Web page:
Sonus Faber Minima FM2 loudspeaker Page 2
The Minimas passed all my usual subjective listening tests with flying colors. I played pink noise to determine the optimal listening axis. Midband colorations were not evident, and the sound was natural over a wide listening area. This was confirmed by the sit-down, stand-up, walk-around test. The sound remained uniform, changing character only when I was standing right above the speaker. I broke the Minimas in over three months, but even over this long a time I heard little change in sonic character.
I set up the Sonus Fabers at the narrow end of the room, 4' from each side wall and 3' from the back, with my listening seat 8' away. This is closer than usual, but it allowed me to reproduce the same sitting distance in the study. Using the second Stereophile Test CD's warble tones, I was able to confirm that the Minima had usable response down to 80Hz, with some response just detectable at 60Hz and no evidence of doubling. (This last had not been not the case with the B&W Matrix 805s in the living room.)
Still, the Minimas were unlikely to produce deep bass in the bigger room—hardly surprising, considering the 4" midrange/woofer. A better bass balance was obtained in the study. Terry Bozzio's kickdrum and Tony Hymas's synthesizer were surprisingly lively in the study on Jeff Beck's "Behind the Veil" (Jeff Beck's Guitar Shop, Epic EK 44313). I found the Levinson No.27 and KSA-250 amplifiers to best reproduce the punch of Bozzio's kickdrum when driving the Minimas. Rimshots, kickdrum, and drumhead sounds were highly dynamic and clearly defined. The bass was rhythmic, with a mild jump factor. Even so, this was limited bass performance, and could not compare to such three- or four-way full-range systems as the Snell E/III or A/IIIi.
The midrange is the Minima's strength; this came through best on voice, clarinet, and piano solos. Voices and strings sounded natural, floating free of the speaker positions—the Minima is the first monitor loudspeaker I've auditioned that reproduced the human voice as naturally as the Spendor BC-1. On the first Blue Nile LP, A Walk Across the Rooftops (Linn LKH1), the lead singer's voice was rich, full, and three-dimensional, standing apart from the music and special effects. Even with this warmth, the singer's tiny inflections of expression were clear and evident. Classical music, whose reproduction depends on midrange accuracy, was the Minima's forte. Chopin's Scherzo in b-flat, Op.31, as played by Anna Maria Stanczyk on the first Stereophile Test CD, had a marvelous, rich, warm quality that was totally involving.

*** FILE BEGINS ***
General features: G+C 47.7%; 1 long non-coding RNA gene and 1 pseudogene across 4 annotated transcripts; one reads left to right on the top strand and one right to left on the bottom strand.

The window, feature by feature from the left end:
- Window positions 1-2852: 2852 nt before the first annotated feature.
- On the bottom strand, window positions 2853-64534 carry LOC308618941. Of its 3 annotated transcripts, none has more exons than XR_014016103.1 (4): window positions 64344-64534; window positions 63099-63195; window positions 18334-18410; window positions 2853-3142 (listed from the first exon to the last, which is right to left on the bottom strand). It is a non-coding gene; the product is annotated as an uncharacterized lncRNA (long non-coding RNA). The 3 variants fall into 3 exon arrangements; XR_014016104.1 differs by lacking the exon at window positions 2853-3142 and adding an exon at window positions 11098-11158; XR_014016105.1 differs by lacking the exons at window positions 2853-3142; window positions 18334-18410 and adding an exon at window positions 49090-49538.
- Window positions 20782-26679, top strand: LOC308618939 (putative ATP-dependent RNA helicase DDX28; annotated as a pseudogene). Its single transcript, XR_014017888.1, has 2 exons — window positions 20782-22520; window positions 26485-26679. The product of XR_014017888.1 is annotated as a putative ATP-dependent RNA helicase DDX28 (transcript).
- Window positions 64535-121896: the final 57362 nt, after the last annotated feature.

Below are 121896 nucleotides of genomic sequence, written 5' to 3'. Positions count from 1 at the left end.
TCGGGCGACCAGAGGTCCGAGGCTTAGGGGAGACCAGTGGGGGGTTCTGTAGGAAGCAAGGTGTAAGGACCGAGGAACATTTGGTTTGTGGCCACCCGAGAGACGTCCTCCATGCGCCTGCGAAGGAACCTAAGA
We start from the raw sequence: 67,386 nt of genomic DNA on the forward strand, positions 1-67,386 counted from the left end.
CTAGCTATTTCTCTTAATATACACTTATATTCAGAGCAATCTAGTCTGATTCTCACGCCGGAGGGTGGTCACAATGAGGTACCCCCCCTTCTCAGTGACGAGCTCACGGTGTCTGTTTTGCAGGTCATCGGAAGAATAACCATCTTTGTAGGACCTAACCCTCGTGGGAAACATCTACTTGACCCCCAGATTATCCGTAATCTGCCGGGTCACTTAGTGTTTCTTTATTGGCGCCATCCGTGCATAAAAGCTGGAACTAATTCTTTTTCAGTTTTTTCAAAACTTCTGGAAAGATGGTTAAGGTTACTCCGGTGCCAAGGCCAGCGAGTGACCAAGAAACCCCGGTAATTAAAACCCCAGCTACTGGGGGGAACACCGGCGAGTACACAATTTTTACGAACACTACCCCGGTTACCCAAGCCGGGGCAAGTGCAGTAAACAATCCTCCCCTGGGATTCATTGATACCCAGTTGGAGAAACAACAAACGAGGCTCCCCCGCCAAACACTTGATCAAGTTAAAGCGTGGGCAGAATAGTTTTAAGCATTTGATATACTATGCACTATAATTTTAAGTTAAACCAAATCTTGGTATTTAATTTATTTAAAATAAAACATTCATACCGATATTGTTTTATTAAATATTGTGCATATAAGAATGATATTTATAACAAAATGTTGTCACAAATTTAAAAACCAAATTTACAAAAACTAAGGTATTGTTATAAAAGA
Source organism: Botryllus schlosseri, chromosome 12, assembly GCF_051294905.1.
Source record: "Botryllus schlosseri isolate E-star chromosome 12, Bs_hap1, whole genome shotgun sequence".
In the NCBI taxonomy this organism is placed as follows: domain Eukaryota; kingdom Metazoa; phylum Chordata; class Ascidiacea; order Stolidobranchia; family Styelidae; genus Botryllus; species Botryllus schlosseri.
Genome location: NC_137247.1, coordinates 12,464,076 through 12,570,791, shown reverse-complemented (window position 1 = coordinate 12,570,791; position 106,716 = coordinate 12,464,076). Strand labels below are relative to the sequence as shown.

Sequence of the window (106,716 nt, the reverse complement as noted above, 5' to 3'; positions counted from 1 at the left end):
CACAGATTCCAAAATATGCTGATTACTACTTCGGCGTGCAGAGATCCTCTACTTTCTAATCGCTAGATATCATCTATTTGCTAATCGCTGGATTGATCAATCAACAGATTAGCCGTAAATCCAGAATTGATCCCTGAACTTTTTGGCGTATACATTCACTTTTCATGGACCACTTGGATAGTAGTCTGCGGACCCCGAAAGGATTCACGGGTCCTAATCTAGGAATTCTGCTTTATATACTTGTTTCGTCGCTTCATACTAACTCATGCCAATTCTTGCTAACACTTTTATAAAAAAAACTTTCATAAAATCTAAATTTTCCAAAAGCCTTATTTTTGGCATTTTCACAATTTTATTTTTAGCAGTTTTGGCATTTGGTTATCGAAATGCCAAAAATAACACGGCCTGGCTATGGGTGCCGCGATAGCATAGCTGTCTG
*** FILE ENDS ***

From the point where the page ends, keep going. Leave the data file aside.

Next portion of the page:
The Minimas resembled their Sonus Faber brethren in one other key area: their ability to image. On the same Chopin recording, the Minimas placed the pianist's manager's post-performance "Well done!" comment at the extreme left of the stage, showing these minimonitors' ability to re-create the proper soundstage perspective. This was also heard on the second Stereophile Test CD's "Mapping the Soundstage" (track 10). LA's voice changed its apparent location in my listening room, just as JA described last June (Vol.15 No.6, p.202). The Minimas' imaging abilities could also be heard on the instrumental finish to Richard Thompson's "Why Must I Plead" (Rumor and Sigh, Capitol CDP 7 95713 2). There, the acoustic guitar's sonic image was located just outside the right speaker. Only the Minimas and Quad ESL-63s have gotten this right.
Despite their superb imaging, the Minimas were not as transparent as other top loudspeakers. Regardless of speaker placement, speaker cable, or amplifier, in neither room did the Minimas achieve the see-through clarity I heard from the Extremas at the 1992 SCES. Of course, this is an unfair expectation; the $14,000 Extremas are the only minimonitors I've heard that can produce Quad-like transparency. (In addition, I was not driving the Minimas with the same, no-compromise equipment or cables Sumiko used with the Extremas at the CES, such as the $20,000 SME Model 30 turntable with an SME Series V tonearm.)
The Minima's midrange strengths were also evident playing Richard Stoltzman's recordings of clarinet concerti. My daughter plays the clarinet, and uses the listening room to rehearse for auditions. Compared with a real clarinet, most speakers playing CD-sourced clarinet music just don't cut it. For example, my current standard, the Quad ESL-63, is just okay, sounding dry and distant when reproducing Stoltzman's tone. The Minimas sounded warmer if slightly duller and drier than the actual clarinet, but were more involving than the Quads. The Minimas' ability to reproduce clarinet tone made subtle miking differences evident. For example, the close miking of Stoltzman playing Copland's Concerto for Clarinet, Strings, Harp, and Piano (L.L. Smith/LSO, RCA 7762-2-RC) revealed the instrument's reedy, warm timbre far better than the distant miking of Eddie Daniels playing Weber's Clarinet Quintet in B-flat, Op.34 (Reference Recordings RR-40CD).